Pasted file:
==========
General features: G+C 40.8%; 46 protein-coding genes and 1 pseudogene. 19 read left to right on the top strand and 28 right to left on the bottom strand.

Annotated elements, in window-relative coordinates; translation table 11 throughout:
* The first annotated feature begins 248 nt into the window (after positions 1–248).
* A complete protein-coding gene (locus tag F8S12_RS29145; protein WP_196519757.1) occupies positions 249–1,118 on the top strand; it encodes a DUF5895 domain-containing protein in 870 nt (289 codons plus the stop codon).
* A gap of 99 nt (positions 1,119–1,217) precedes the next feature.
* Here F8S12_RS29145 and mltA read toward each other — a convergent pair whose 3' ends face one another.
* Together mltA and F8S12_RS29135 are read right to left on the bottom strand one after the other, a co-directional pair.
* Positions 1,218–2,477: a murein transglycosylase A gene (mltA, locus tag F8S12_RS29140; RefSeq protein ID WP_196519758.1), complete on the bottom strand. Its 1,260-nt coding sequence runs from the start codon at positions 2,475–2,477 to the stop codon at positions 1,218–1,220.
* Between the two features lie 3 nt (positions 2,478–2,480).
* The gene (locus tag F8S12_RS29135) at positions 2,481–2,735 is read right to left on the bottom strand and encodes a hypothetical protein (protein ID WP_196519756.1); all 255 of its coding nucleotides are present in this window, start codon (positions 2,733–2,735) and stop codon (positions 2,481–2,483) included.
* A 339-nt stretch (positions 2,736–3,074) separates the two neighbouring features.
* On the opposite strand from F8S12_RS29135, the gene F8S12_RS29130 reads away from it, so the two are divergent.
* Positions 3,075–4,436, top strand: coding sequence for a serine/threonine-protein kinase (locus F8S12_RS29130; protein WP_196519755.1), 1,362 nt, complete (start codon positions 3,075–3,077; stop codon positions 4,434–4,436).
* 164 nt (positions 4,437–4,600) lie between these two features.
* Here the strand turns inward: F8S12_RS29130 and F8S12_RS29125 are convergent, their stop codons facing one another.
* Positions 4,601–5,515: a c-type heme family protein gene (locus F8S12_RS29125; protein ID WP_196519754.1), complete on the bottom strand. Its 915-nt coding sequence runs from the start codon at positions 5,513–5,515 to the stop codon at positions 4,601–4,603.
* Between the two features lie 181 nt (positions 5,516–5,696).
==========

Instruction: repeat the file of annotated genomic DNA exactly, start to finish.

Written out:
General features: G+C 40.8%; 46 protein-coding genes and 1 pseudogene. 19 read left to right on the top strand and 28 right to left on the bottom strand.

Annotated elements, in window-relative coordinates; translation table 11 throughout:
* The first annotated feature begins 248 nt into the window (after positions 1–248).
* A complete protein-coding gene (locus tag F8S12_RS29145; protein WP_196519757.1) occupies positions 249–1,118 on the top strand; it encodes a DUF5895 domain-containing protein in 870 nt (289 codons plus the stop codon).
* A gap of 99 nt (positions 1,119–1,217) precedes the next feature.
* Here F8S12_RS29145 and mltA read toward each other — a convergent pair whose 3' ends face one another.
* Together mltA and F8S12_RS29135 are read right to left on the bottom strand one after the other, a co-directional pair.
* Positions 1,218–2,477: a murein transglycosylase A gene (mltA, locus tag F8S12_RS29140; RefSeq protein ID WP_196519758.1), complete on the bottom strand. Its 1,260-nt coding sequence runs from the start codon at positions 2,475–2,477 to the stop codon at positions 1,218–1,220.
* Between the two features lie 3 nt (positions 2,478–2,480).
* The gene (locus tag F8S12_RS29135) at positions 2,481–2,735 is read right to left on the bottom strand and encodes a hypothetical protein (protein ID WP_196519756.1); all 255 of its coding nucleotides are present in this window, start codon (positions 2,733–2,735) and stop codon (positions 2,481–2,483) included.
* A 339-nt stretch (positions 2,736–3,074) separates the two neighbouring features.
* On the opposite strand from F8S12_RS29135, the gene F8S12_RS29130 reads away from it, so the two are divergent.
* Positions 3,075–4,436, top strand: coding sequence for a serine/threonine-protein kinase (locus F8S12_RS29130; protein WP_196519755.1), 1,362 nt, complete (start codon positions 3,075–3,077; stop codon positions 4,434–4,436).
* 164 nt (positions 4,437–4,600) lie between these two features.
* Here the strand turns inward: F8S12_RS29130 and F8S12_RS29125 are convergent, their stop codons facing one another.
* Positions 4,601–5,515: a c-type heme family protein gene (locus F8S12_RS29125; protein ID WP_196519754.1), complete on the bottom strand. Its 915-nt coding sequence runs from the start codon at positions 5,513–5,515 to the stop codon at positions 4,601–4,603.
* Between the two features lie 181 nt (positions 5,516–5,696).